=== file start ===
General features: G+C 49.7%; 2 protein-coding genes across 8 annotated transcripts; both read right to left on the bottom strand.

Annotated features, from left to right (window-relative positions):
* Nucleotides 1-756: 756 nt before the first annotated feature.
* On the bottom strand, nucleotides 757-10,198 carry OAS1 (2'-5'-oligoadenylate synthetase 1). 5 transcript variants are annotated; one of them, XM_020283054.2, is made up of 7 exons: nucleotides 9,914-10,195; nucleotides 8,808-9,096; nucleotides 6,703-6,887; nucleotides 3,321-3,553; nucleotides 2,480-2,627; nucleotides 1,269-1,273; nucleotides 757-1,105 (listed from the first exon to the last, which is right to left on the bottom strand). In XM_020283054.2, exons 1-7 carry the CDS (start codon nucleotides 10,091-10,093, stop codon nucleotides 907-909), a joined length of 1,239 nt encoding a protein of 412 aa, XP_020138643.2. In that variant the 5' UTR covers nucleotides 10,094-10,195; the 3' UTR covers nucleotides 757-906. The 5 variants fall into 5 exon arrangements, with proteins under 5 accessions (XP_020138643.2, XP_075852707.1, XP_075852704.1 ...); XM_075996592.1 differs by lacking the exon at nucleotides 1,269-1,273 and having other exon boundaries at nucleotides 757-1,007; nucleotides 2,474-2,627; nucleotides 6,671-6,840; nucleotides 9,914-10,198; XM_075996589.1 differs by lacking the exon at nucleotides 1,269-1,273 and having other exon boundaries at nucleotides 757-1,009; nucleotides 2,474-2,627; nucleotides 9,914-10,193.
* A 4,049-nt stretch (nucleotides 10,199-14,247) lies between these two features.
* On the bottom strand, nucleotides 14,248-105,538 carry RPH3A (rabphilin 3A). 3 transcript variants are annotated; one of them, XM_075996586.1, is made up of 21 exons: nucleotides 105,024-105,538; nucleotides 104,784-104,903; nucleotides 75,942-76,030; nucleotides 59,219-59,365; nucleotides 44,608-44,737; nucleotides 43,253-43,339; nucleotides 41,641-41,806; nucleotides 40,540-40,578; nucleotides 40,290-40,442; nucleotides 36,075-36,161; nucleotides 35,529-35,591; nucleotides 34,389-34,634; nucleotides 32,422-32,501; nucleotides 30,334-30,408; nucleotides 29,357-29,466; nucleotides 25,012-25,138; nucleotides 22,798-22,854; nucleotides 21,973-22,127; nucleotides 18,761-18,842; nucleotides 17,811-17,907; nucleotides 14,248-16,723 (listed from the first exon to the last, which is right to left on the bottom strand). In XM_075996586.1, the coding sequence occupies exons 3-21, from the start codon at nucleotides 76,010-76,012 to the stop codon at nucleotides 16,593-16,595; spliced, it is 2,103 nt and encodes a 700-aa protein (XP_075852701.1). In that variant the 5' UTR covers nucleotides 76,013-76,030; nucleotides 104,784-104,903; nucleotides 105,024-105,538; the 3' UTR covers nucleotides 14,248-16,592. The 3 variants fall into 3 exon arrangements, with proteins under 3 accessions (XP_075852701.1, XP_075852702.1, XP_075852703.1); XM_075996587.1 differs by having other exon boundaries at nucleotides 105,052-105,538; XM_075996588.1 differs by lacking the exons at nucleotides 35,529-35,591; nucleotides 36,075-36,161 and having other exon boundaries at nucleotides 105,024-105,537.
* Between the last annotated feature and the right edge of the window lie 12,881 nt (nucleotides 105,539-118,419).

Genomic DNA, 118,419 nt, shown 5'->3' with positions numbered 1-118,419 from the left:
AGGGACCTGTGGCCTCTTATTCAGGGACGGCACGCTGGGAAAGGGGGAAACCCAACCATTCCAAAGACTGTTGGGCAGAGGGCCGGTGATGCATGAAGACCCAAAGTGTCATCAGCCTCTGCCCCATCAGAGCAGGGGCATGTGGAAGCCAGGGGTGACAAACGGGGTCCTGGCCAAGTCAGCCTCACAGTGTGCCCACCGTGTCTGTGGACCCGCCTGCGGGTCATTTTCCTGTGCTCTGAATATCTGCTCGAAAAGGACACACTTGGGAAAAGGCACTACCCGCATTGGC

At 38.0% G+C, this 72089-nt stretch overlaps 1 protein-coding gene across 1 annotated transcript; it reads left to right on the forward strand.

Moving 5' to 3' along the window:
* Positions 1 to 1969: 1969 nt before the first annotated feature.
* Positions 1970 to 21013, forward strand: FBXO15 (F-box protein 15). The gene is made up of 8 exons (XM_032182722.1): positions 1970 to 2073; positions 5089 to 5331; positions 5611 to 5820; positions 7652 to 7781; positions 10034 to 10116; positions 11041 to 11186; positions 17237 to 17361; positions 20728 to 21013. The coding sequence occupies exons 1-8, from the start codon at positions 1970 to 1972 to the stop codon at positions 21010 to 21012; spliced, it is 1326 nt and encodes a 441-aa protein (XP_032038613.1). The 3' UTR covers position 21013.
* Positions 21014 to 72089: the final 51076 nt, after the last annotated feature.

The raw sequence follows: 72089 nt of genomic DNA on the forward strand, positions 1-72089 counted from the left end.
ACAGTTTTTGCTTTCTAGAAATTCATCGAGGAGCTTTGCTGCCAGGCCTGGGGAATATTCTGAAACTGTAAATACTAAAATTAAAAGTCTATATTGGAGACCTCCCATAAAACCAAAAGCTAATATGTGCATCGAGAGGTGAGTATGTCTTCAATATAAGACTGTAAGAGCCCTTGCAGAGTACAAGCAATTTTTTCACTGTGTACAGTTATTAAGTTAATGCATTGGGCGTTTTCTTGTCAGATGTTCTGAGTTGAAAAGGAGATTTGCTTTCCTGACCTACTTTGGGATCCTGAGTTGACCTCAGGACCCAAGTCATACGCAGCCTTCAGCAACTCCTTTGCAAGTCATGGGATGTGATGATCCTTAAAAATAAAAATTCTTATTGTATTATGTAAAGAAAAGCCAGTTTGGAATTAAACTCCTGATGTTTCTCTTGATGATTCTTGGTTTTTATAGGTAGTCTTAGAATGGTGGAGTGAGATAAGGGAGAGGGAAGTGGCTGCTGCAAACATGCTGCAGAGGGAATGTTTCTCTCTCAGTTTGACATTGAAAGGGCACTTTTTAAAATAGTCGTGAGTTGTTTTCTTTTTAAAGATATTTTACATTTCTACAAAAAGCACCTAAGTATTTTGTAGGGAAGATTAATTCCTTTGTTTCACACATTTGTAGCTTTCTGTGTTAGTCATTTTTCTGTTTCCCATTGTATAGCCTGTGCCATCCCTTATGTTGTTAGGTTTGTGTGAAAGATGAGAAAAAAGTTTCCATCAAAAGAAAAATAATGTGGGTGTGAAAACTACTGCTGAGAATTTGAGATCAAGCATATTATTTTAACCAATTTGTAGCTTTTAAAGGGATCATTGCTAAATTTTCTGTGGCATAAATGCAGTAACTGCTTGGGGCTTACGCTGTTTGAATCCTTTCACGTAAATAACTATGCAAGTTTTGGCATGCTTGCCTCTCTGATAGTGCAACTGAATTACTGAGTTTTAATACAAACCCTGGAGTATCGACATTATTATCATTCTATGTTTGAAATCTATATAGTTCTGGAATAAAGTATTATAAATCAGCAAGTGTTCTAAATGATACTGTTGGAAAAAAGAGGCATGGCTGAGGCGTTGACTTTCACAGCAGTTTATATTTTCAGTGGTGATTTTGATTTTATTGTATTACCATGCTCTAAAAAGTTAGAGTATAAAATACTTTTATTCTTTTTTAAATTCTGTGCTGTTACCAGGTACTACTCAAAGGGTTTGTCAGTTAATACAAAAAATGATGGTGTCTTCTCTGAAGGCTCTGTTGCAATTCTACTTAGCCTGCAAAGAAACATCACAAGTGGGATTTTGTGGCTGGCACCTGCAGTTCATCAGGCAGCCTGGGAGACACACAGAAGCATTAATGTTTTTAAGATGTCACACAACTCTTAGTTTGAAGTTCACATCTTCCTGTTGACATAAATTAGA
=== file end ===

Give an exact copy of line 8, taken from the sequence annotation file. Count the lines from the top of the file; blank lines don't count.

Genomic DNA, 118,419 nt, shown 5'->3' with positions numbered 1-118,419 from the left: